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Development of the system

5 Jul 2012

Introduction

EVACS is the computer system that provides for electronic voting and electronic counting for ACT Legislative Assembly elections. It provides for counting according to the Hare-Clark electoral system rules set out in the Electoral Act 1992.

Development

The successful implementation of the electronic voting and counting system was the culmination of an extensive and complex project begun by the Commission after the 1998 Legislative Assembly election. At the 1998 election, the close result in the Molonglo electorate (when 2 candidates were 3 votes apart at the point where one of them had to be excluded) and the resultant recount (which saw the relative order of these candidates change due to mistakes made in the original manual count) led to calls for computerised voting and counting processes to increase the speed and accuracy of the ACT's Hare-Clark counting system.

In 1998/1999 the Commission examined the available options for computerising the voting and counting processes, and in October 1999 the Commission published a Request for Proposal, seeking proposals for using technology to improve the speed and accuracy of ACT election counts. Fifteen proposals were received.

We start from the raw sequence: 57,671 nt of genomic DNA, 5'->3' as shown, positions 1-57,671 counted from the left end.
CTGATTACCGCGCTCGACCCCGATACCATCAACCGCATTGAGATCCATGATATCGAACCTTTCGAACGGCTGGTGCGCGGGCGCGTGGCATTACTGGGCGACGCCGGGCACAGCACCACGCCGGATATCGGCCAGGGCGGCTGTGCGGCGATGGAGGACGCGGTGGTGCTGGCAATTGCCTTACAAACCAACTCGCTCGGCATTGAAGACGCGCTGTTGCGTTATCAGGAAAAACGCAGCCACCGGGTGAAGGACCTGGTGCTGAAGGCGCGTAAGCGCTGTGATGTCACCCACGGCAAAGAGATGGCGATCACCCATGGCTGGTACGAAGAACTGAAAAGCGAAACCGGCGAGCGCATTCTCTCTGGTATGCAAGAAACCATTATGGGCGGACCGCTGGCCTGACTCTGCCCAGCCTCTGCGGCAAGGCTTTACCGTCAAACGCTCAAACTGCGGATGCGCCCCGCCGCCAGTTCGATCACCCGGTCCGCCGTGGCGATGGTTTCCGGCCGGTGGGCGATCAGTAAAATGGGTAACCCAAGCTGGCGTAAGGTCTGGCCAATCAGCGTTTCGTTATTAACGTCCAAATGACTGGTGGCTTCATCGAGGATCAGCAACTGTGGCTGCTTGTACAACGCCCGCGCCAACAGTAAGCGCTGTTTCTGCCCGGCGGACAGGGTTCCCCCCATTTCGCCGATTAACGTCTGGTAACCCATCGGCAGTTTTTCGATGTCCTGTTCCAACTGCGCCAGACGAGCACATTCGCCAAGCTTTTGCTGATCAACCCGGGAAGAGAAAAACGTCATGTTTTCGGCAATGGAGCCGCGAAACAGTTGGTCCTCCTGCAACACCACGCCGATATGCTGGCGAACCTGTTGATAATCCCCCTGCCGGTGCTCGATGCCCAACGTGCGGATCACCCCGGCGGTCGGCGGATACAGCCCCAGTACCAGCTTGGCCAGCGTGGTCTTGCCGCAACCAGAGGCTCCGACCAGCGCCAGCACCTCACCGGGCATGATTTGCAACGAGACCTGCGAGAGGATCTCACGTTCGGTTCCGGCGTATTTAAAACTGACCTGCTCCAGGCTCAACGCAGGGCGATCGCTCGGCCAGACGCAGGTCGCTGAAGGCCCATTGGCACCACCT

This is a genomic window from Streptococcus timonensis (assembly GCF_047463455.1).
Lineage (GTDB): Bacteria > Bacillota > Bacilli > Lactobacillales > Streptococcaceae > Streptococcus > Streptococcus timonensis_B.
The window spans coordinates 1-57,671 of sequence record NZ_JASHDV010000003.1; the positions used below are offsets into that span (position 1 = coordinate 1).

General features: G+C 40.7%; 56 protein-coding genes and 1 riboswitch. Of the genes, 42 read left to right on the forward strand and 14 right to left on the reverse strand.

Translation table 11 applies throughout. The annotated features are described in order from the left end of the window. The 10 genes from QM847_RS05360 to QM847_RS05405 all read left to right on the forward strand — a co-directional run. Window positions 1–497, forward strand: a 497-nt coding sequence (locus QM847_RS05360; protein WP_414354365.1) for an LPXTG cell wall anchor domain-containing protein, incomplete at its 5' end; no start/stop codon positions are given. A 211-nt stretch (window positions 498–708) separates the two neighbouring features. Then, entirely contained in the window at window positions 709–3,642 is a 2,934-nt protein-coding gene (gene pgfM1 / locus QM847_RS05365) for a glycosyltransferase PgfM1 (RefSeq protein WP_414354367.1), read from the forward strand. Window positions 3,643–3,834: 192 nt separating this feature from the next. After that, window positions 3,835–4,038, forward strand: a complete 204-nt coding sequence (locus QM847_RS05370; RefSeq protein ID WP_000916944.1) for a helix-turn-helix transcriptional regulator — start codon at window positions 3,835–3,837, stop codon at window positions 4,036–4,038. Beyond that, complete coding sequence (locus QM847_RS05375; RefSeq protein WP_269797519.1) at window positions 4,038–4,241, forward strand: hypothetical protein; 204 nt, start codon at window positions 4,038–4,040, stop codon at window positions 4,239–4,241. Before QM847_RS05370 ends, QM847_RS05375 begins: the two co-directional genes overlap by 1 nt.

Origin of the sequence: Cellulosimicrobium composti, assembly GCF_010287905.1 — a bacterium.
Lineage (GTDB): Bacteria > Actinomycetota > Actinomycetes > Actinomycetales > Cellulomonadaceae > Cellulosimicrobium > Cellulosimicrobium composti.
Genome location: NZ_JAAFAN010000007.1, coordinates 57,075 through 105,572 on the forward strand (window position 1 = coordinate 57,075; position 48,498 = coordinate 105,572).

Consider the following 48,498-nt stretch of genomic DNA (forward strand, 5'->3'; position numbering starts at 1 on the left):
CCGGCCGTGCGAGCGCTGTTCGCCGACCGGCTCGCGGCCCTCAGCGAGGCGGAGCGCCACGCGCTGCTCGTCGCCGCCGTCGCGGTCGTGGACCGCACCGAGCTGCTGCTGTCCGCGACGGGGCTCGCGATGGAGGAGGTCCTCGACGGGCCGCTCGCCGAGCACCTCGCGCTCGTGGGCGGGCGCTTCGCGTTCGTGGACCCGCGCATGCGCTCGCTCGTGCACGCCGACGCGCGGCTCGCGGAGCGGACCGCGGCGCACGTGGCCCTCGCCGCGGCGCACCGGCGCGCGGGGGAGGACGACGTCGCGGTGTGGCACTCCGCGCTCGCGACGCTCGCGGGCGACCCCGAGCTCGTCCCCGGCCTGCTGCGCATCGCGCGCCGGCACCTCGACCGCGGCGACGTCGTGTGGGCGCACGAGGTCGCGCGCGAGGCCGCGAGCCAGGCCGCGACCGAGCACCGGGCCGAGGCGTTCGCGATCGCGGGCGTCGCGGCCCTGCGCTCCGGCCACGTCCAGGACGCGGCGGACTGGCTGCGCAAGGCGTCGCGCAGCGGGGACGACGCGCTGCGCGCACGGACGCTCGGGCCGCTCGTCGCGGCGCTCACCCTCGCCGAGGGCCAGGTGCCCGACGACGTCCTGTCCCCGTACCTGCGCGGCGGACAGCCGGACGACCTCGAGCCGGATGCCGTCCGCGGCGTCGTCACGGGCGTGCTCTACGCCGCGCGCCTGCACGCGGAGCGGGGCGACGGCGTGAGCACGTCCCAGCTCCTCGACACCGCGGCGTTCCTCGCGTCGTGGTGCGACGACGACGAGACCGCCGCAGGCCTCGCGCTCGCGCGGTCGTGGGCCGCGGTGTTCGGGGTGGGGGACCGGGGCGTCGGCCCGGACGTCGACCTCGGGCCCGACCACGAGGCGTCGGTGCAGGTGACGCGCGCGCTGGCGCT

After evaluating the proposals, the Commission decided that no one proposal provided a complete solution for electronic voting and vote counting that would meet all the Commission's needs. However, the proposals did clarify possible options for proceeding to some form of electronic voting and vote counting for the October 2001 election.

After further investigation the Commission concluded that electronic voting should be provided in a controlled environment at pre-poll voting centres and polling places. The Commission was not convinced that it would be appropriate to use the internet for voting for the 2001 election.

In December 1999 the Commission submitted a business case seeking in principle support from the ACT Government to proceed with an electronic voting/vote counting system. After securing Government agreement for the Commission's proposed model, legislation to amend the Electoral Act was prepared and introduced in the Legislative Assembly on 18 October 2000 and was passed on 5 December 2000. The timeframe in which to deliver a complex system was therefore very tight.

Following passage of this legislation, the Commission published a Request for Tender for software for the electronic voting and vote counting system on 11 December 2000. Seven tenders were received. After a thorough tender evaluation process, the successful tenderer, Software Improvements Pty Ltd, was announced on 19 April 2001.

Development of the EVACS system commenced as soon as the contract had been signed in April 2001, with the product successfully used at the October 2001 election.

Overview of the system